Sunday, December 15, 2013


Nicholas Kristof's Wilful Blindness

Here is very accomplished NYT columnist Nicholas Kristof's take on gun control one year after the tragedy in Newtown, Conn.:  The Killer Who Supports Gun Control. It doesn't really hang together, but let's take a look.

A year ago, America was shocked by the murder of 26 children and adults at Sandy Hook Elementary School. But momentum to take action has faded, and we still lose that many lives to gun violence every eight hours on average. 

The price of our gun policy can be seen in this breathtaking statistic: More Americans have died from guns here in the United States since 1970 (nearly 1.4 million) than American soldiers have died in all the wars in our country’s history over more than 200 years (about 1.2 million).

Let me add that since 1970 nearly 1.8 million Americans have died in automobile accidents. This will make more sense below.

The figures used to get 26 dead from "gun violence" every 8 hours (32,300/yr and therefore 1.4 million/half century) include gun suicides, which generally make up just under 2/3 of all gun related deaths in America. I continue to think that gun suicide is not the same problem as gun murder or gun accident. Self murder is a sin and a shame, but it's not the crime that turning your desire to end a life of someone, who does not share your decision, is. Gun haters always inflate with suicides the numbers of people killed by guns in an effort to make the problem seem bigger. It's dishonest advocacy, particularly when you don't point out your numbers include gun suicides, as Mr. Kristof didn't.

Gun deaths are not a price of our gun policies. Self Defense is a God given right (to life). Crime of any sort is the unfortunate result of freedom, in that if you are truly free, you are free to break the rules. I'm going to stick with freedom always, even when I know the price is crime. We can work to reduce crime with swift, efficient and just punishment. I have been in that business, and I think I know its limitations.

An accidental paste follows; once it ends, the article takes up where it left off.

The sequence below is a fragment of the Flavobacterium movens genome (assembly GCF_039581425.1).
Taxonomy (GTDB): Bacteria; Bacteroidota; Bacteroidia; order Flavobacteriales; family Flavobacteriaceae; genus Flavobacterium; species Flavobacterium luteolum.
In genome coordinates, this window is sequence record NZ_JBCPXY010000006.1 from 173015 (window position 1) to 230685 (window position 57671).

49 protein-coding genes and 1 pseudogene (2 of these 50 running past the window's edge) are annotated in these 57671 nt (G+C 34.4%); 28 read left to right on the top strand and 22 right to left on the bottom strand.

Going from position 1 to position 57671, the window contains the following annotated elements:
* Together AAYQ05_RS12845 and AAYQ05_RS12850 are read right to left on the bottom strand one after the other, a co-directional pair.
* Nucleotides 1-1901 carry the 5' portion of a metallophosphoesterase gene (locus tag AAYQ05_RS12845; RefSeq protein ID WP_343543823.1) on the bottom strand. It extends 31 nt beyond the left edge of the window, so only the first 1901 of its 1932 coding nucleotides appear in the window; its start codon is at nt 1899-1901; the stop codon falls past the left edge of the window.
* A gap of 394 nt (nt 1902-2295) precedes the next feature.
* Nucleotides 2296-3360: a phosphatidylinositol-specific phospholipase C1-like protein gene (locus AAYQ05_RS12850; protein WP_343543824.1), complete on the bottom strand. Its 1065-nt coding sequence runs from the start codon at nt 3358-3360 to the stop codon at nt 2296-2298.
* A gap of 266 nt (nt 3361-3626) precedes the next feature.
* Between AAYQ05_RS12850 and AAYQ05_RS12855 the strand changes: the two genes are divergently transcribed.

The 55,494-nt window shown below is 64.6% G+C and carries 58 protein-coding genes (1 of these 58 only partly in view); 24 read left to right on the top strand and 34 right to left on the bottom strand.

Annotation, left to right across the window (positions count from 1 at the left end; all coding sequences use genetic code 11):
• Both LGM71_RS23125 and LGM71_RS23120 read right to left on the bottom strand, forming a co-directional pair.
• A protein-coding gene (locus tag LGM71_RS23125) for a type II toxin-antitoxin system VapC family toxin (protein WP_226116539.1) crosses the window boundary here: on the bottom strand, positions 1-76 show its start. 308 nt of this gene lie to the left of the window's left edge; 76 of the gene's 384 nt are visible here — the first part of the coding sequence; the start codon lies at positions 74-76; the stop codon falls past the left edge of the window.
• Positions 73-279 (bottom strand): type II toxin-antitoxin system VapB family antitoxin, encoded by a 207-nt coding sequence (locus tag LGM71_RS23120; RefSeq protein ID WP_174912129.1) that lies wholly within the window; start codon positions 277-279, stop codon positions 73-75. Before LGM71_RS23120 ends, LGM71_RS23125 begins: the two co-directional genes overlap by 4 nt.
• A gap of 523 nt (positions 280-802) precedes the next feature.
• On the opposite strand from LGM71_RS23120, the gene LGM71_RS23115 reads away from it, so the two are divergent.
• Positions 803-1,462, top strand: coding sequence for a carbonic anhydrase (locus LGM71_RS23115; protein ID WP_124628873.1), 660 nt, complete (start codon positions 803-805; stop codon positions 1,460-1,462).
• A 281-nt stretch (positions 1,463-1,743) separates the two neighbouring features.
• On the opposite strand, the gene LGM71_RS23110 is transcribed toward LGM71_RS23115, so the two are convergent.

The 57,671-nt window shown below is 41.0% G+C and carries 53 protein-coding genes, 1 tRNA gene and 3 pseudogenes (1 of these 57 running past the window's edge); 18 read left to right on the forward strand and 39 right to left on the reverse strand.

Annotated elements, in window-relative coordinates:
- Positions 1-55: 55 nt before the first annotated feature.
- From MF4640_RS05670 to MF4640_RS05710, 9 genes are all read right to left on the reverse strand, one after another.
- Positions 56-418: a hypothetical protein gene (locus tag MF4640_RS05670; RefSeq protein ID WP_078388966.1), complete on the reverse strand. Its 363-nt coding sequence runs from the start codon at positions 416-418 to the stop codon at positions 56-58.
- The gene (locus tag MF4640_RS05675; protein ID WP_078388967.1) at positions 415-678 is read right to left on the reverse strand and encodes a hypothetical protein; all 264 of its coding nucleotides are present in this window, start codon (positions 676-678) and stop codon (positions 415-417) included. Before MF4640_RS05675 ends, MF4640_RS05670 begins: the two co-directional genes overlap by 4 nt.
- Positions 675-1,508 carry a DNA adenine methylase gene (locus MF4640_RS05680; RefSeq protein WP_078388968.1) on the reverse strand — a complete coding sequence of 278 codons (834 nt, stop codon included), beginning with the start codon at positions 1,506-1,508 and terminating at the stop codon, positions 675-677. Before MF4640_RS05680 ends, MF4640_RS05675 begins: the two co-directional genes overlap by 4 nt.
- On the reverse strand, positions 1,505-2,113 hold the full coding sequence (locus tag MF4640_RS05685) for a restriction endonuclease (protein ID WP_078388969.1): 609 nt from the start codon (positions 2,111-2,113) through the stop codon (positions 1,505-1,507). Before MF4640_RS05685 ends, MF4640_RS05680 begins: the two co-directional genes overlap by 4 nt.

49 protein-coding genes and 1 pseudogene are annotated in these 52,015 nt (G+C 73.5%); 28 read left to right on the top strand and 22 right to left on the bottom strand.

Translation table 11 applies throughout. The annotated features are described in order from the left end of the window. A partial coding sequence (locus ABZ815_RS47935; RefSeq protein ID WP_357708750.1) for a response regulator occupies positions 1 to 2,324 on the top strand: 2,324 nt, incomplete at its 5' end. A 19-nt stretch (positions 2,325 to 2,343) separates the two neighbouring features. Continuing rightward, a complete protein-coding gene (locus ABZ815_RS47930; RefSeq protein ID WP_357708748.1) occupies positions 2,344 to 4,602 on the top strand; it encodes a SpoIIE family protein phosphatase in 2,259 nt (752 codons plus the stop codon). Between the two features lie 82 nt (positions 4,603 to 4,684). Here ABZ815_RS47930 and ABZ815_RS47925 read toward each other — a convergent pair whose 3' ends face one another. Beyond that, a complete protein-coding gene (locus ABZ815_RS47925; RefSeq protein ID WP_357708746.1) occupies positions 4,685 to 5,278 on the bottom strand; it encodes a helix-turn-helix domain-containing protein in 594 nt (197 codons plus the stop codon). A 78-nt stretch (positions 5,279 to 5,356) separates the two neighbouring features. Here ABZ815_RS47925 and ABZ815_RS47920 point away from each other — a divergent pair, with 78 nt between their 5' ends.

Then Mr. Kristof trots out a murderer up in Attica named John Lennon (not that one) who says he's guilty of murder,  "But without a gun, I would not have killed.”

I am loath to take the advice of murders. They have shown, in a very real way, that they cannot be relied on to follow any law as he has been unable to follow the primary malum in se law, against taking another's life. I have to doubt their judgment a bit. And the guy who tells me that the murderer has a valid point loses a bit of his credibility for supporting the murderer's opinion. Kristof doubles down supporting this bromide from the killer:

“I’m all for the market system,” Lennon says, “but when the products are killing machines, why shouldn’t we tighten measures to keep guns out of the hands of people like me?”

We have. If the laws prohibiting felons from having guns aren't effective, why is it likely that new laws will be?

Then Mr. Kristof makes a very silly comparison.

He’s right. Take cars, which are also potentially lethal instruments ubiquitous in America. We’ve undertaken a remarkable half-century effort to make automobiles far, far safer — and that is precisely the model for what we should do with guns.